2. The system of claim 1, wherein the carrier recovery circuit comprises:
- a delay locked loop; and
- a phase comparator for determining a phase difference of the multifrequency RF signals received by each antenna.
3. The system of claim 1, wherein the receiver circuit comprises:
- an amplifier circuit to amplify each multifrequency RF signal;
- a down-converter to reduce a frequency of each amplified signal;
- a filter to filter each down-converted signal; and
- an analog-to-digital converter (ADC), that samples each filtered signal into digital data and sends the digital data to a processor.
4. The system of claim 1, wherein the processor runs executable code to de-spread each multifrequency RF signal using a particular pseudo-noise (PN) sequence code.
5. The system of claim 1, wherein the processor utilizes parallel digital filters to separate multifrequency components of each received multifrequency RF signal into a plurality of separated signals to determine a phase of at least two separated signals and compare the phases using a differential phase comparator.
6. The system of claim 1, further comprising:
- a third multifrequency RF transmitter, wherein the processor of the mobile device calculates a position of the third multifrequency RF transmitter relative to the at least two mobile display antennae based on phase difference of arrival of a multifrequency RF signal transmitted by the third multifrequency RF transmitter and received at the at least two mobile display antennae, and the known spatial separation of the at least two mobile display antennae on the display.
7. The system of claim 6 wherein the third multifrequency RF transmitter is an RFID transmitter that receives and retransmits multifrequency signals transmitted from the mobile device.
8. The system of claim 7, wherein the transmitters and the receiver circuit utilize ultra-wideband communication to determine time of arrival for distances between each transmitter and the at least two mobile display antennae.
9. The system of claim 6, wherein the calculated position of the third RF transmitter is registered with images shown in the user display.
10. The system of claim 6, wherein the third RF transmitter is a peripheral device that interacts with the mobile device.
11. The system of claim 1, wherein the mobile device is a head mounted display (HMD.
12. The system of claim 1, further comprising two access points, each access point comprising one of the multifrequency RF transmitters.
13. The system of claim 12, wherein one of the two access points is a wireless router.
14. The system of claim 1, wherein the mobile device further comprises one or more sensors adapted to provide the known heading and orientation of the mobile device.
15. The system of claim 1, wherein the spatial separation between the at least two mobile display antennae is five inches.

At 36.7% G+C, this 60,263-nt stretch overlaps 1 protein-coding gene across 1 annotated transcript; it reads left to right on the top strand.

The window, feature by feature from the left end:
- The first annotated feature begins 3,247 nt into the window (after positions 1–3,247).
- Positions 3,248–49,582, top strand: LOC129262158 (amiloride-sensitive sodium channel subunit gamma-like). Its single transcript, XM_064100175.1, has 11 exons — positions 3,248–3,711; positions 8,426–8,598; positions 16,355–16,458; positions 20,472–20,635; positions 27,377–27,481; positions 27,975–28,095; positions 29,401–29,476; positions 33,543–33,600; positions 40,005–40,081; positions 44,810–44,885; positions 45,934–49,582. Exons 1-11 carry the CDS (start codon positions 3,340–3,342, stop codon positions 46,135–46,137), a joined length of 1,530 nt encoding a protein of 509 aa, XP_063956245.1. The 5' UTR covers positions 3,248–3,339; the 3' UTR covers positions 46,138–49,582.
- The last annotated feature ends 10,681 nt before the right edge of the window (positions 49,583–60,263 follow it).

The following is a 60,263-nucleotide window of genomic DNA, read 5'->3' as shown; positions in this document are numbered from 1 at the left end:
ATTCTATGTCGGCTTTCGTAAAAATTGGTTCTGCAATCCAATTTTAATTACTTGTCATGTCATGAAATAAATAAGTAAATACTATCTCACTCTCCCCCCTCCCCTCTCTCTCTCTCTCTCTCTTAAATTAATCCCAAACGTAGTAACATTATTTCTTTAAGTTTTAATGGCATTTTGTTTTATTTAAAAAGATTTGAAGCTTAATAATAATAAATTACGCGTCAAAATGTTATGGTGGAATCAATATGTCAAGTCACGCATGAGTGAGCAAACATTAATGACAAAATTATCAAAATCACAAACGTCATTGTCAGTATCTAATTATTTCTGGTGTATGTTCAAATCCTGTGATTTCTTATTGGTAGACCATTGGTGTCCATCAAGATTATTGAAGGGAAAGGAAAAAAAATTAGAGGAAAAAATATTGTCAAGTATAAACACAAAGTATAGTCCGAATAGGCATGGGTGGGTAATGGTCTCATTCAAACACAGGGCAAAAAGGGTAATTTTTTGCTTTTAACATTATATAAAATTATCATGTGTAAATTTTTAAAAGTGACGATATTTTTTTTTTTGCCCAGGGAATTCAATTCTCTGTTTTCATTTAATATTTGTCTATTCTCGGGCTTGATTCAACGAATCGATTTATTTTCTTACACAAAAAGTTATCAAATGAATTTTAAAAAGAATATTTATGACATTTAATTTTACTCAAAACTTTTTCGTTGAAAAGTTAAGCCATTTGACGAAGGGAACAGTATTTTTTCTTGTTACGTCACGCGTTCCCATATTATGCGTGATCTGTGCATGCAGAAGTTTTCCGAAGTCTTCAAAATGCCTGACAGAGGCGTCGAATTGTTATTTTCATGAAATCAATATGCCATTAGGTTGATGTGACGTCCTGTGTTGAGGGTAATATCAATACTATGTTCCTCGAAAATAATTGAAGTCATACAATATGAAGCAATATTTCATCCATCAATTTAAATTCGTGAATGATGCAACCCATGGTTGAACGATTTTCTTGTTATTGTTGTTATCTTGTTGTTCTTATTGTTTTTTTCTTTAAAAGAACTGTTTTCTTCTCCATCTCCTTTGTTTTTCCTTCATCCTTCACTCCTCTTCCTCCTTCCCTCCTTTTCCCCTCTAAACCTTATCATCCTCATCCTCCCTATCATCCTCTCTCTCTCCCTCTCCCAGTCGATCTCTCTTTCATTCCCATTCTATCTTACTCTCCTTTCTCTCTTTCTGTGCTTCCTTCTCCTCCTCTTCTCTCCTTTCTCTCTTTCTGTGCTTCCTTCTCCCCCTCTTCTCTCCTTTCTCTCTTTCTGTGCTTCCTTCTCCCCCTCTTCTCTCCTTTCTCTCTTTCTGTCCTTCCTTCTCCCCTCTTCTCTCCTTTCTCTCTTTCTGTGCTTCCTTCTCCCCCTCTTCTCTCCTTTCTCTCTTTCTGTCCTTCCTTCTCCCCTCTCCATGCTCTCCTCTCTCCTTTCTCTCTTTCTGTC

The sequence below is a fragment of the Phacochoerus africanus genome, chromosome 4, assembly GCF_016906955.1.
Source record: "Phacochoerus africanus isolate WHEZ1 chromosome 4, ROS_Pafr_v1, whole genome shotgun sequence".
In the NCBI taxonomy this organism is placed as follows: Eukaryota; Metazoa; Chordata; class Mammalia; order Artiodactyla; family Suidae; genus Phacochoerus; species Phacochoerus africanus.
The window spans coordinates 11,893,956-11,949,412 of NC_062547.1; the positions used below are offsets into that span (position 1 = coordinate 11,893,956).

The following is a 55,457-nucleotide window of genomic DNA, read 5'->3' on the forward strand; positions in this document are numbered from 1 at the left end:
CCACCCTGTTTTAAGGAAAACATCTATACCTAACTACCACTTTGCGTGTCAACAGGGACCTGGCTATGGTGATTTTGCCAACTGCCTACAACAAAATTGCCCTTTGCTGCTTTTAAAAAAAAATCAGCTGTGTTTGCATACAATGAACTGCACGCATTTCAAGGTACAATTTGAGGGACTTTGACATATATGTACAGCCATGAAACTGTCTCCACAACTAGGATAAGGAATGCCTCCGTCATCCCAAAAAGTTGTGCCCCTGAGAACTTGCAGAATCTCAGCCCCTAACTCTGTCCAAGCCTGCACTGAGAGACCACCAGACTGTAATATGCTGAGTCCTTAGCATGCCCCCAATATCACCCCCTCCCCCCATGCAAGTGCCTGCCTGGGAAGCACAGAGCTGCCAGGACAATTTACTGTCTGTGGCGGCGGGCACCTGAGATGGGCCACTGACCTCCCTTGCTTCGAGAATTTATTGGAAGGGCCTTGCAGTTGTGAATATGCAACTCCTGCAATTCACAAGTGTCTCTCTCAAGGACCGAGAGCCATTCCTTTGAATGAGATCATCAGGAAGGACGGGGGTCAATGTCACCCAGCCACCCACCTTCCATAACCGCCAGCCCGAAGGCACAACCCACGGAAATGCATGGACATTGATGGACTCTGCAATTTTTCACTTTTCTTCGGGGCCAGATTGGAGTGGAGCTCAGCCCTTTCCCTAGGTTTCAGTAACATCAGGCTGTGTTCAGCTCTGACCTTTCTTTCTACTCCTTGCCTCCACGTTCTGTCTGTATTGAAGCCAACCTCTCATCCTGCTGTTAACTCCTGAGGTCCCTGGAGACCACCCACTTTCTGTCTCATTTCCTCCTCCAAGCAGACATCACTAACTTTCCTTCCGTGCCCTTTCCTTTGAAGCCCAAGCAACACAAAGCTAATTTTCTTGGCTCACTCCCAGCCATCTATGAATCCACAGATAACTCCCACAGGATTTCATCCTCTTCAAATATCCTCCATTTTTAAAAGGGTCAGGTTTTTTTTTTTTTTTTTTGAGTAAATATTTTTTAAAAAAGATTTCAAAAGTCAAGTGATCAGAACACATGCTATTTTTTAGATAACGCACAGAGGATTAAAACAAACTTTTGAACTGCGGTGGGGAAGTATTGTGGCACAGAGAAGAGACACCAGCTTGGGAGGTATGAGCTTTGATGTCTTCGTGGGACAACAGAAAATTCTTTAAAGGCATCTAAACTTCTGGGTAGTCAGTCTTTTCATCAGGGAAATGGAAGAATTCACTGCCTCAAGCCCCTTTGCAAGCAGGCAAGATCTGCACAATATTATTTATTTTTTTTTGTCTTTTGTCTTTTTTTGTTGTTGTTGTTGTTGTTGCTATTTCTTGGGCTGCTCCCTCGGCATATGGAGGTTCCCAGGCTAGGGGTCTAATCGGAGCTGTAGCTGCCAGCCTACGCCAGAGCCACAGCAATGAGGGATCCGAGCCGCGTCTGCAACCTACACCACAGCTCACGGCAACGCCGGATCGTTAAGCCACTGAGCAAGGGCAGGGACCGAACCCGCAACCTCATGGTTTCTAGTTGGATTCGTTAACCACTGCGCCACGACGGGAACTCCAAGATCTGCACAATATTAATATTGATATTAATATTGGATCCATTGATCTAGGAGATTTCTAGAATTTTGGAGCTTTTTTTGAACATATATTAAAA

16. The system of claim 1, wherein the receiver circuit has an independent receiver channel for each of the at least two mobile display antennae.
17. The system of claim 1, wherein the receiver circuit has a receiver channel shared by the at least two mobile display antennae.
18. A method for tracking a mobile device in real time comprising the steps of:
- determining heading and orientation of the mobile device;
- transmitting, by first and second radio frequency (RF) transmitters disposed at known positions that are within a maximum unambiguous range of the mobile device, multifrequency RF signals;
- conveying the known position and identification of each RF transmitter in the multifrequency RF signal transmitted by that RF transmitter;
- receiving the multifrequency RF signals by two antennae operably coupled to the mobile device with a known spatial separation on the mobile device;
- comparing phases of multiple frequencies of each multifrequency RF signal received by each of the two antennae;
- determining phase differences between the compared phases;
- calculating a distance from each RF transmitter to each of the two antennae based on the phase differences;
- calculating a position of each of the two antennae based on the calculated distances, the known positions of the RF transmitters, the known spatial separation of the antennae on the display, and the orientation and heading of the mobile device; and
- displaying images on a display of the mobile device from a viewpoint based upon the calculated positions of the two antennae.
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Filed: Feb 11, 2016
Date of Patent: May 5, 2020
Patent Publication Number: 20160238692
Assignee: POSITION IMAGING, INC. (Portsmouth, NH)
Inventors: Edward L. Hill (Exeter, NH), Brett Bilbrey (Sunnyvale, CA), Harry Lee Deffebach, III (Melbourne Beach, FL), Krenar Komoni (Worcester, MA)
Primary Examiner: Bernarr E Gregory
Assistant Examiner: Fred H Mull
Application Number: 15/041,405
International Classification: G06F 3/14 (20060101); G02B 27/01 (20060101); G01S 5/14 (20060101); G01S 5/02 (20100101); G01S 5/10 (20060101); G01S 19/48 (20100101); G01S 5/00 (20060101);